How to convert HTML to PDF in .NET dynamically from URL for an IIS-hosted Application

asp-net-generate-pdf-html-itextsharp

When it comes to working with .NET, there aren’t too many open source libraries that can really help you create a solid product. But TuesPechkin is one of those fine crafted libraries that is both open source and easy to work with. TuesPechkin, is a derivative of Pechkin library which was used to convert HTML pages to PDF on the code behind. But the development of Pechkin was stopped and the library had unanswered and open issues. TuesPechkin comes with all the neat features of the pechkin library. And also comes with support for any issues.

Using TuesPechkin is pretty straight forward and you will find it really easy to implement it in your solution and get up and running in seconds. To start, install the (https://www.nuget.org/packages/TuesPechkin/) TuesPechkin nuget package along with the TuesPechkin.Wkhtmltox nuget package. TuesPechkin.Wkhtmltox comes with both (https://www.nuget.org/packages/TuesPechkin.Wkhtmltox.Win32/)32-bit and (https://www.nuget.org/packages/TuesPechkin.Wkhtmltox.Win64/0.12.2.1)64-bit support.

Once you have installed the nuget packages, prepare your document

var document = new HtmlToPdfDocument
{
GlobalSettings =
{
ProduceOutline = true,
DocumentTitle = “Pretty Websites”,
PaperSize = PaperKind.A4, // Implicit conversion to PechkinPaperSize
Margins =
{
All = 1.375,
Unit = Unit.Centimeters
}
},
Objects = {
new ObjectSettings { HtmlText = “<h1>Pretty Websites</h1><p>This might take a bit to convert!</p>” },
new ObjectSettings { PageUrl = “www.google.com” },
new ObjectSettings { PageUrl = “www.microsoft.com” },
new ObjectSettings { PageUrl = “www.github.com” }
}
};

GlobalSettings defines the settings for the PDF document e.g. Margins, PaperSize etc. Objects contains the number of pages that your PDF will contain. You can either just provide HtmlText or a PageUrl in the ObjectSettings instance. Once you have prepared the document, you need to prepare a converter. Now if you are planning to deploy your solution on an IIS-hosted application, you need to keep the converter somewhere static, or as a singleton instance. Making sure that the converter code only runs once during the application cycle.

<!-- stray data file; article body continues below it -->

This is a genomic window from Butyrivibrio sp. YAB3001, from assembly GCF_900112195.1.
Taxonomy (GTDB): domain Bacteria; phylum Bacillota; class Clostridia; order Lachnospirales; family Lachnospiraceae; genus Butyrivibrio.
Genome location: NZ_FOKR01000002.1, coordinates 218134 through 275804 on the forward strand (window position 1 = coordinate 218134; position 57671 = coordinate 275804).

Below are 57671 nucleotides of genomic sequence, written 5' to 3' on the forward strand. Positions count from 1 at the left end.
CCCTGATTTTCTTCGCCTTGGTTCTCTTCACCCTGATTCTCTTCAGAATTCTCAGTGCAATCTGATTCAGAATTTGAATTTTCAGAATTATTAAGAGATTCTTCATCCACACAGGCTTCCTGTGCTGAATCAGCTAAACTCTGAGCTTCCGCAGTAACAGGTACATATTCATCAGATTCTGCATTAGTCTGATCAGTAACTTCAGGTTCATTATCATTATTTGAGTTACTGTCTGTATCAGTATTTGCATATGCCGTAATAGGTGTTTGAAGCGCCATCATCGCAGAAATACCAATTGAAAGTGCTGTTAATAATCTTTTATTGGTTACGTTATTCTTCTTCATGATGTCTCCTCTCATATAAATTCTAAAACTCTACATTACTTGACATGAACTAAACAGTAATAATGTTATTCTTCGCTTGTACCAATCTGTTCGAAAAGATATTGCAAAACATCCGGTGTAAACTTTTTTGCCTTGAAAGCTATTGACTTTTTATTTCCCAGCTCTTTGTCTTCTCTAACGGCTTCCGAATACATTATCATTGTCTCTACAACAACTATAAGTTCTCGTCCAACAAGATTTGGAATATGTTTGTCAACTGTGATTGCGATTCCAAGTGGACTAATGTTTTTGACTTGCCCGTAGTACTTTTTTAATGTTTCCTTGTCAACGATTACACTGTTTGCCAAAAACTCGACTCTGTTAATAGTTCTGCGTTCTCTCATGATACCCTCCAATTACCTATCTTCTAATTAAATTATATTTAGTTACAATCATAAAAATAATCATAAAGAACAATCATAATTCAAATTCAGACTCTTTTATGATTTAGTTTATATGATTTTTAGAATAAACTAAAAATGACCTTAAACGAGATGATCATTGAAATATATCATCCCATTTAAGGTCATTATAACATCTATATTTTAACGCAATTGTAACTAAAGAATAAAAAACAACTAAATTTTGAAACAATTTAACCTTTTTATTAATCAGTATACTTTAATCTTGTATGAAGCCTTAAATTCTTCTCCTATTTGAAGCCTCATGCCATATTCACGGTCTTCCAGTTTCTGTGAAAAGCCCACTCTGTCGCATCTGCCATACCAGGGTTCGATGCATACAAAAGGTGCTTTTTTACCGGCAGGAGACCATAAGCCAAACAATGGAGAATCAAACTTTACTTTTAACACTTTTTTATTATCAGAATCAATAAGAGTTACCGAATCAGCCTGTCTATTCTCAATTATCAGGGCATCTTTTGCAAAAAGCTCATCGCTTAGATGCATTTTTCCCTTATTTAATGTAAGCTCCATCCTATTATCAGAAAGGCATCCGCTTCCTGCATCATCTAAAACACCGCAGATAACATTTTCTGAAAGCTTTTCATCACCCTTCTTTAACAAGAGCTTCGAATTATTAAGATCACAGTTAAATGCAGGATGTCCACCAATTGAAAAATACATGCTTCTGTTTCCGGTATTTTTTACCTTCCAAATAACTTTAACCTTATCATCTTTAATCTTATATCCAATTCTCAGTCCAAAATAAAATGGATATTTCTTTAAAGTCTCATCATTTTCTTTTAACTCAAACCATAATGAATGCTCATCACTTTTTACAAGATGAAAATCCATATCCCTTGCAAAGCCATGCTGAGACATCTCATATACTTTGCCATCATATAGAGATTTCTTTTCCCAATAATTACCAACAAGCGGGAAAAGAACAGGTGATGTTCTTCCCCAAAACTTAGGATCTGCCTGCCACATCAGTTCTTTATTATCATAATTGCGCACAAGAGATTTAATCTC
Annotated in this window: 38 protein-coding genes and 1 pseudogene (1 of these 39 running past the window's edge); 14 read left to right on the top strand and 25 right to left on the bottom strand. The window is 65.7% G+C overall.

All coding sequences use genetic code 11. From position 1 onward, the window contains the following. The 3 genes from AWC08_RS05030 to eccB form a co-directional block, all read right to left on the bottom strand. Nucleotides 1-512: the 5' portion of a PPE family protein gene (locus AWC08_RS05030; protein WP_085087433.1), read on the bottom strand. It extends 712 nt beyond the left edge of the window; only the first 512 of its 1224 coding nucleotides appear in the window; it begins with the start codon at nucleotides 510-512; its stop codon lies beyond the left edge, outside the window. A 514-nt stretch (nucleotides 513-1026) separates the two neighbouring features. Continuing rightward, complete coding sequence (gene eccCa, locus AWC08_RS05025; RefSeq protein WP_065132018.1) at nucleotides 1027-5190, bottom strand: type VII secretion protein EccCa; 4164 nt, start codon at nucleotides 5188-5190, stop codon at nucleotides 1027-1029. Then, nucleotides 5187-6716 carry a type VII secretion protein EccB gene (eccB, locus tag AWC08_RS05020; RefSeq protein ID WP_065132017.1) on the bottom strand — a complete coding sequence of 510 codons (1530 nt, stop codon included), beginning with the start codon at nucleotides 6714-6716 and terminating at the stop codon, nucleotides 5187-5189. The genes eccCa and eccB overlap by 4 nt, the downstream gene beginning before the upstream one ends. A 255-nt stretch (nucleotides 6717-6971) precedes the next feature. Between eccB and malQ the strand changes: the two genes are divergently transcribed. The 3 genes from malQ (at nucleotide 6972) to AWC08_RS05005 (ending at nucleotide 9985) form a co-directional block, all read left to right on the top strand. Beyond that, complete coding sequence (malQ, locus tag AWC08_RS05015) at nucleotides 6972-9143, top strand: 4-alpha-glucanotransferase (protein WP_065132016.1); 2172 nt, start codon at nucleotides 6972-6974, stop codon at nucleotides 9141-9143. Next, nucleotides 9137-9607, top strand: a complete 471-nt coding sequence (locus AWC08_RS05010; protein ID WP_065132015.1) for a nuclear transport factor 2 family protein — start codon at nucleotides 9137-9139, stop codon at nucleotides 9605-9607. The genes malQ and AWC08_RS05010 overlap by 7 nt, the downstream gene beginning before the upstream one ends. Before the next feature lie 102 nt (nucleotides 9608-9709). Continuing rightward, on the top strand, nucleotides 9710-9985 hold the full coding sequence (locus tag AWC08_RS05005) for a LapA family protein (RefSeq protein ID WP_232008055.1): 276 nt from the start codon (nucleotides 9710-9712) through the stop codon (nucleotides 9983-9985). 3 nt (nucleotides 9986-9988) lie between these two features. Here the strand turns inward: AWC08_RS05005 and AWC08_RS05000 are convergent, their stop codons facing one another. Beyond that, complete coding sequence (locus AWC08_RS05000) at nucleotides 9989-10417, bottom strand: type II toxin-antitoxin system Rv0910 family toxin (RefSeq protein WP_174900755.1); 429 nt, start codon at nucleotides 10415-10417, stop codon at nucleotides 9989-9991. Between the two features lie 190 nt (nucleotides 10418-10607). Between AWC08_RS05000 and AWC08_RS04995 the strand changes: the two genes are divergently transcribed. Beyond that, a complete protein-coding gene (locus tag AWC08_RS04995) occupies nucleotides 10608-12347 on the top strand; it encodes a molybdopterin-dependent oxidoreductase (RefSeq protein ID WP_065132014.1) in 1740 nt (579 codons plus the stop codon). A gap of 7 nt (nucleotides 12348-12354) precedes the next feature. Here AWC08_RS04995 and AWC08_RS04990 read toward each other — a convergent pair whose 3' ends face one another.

Now, to do as explained. Create a service like below for your solution

public static class TuesPechkinInitializerService
{
private static string staticDeploymentPath = Path.Combine(AppDomain.CurrentDomain.BaseDirectory, “wkhtmltopdf”);

public static void CreateWkhtmltopdfPath()
{
if (Directory.Exists(staticDeploymentPath) == false)
{
Directory.CreateDirectory(staticDeploymentPath);
}
}

public static IConverter converter =
new ThreadSafeConverter(
new RemotingToolset<PdfToolset>(
new Win32EmbeddedDeployment(
new StaticDeployment(staticDeploymentPath)
)
)
);
}

Now, if you find the error Win32EmbeddedDeployment not resolved in the above. You need to install the TuesPechkin.Wkhtmltox.Win32 nuget package. After you have create your service, initialize your service in your Global file when the application starts.

TuesPechkinInitializerService.CreateWkhtmltopdfPath();

Once you have created and initialized the service, you just need to call the converter whenever you want to convert your document like below

TuesPechkinInitializerService.converter.Convert(document);

If you followed the steps correctly, you would find no problem in converting your HTML to PDF. If the system hangs on coversion, you might want to try to switch from Win32EmbeddedDeployment to Win64EmbeddedDeployment.

Let us know in the comments section below how TuesPechkin helped you achieve your product. Follow us on all social channels for more tutorials like this.

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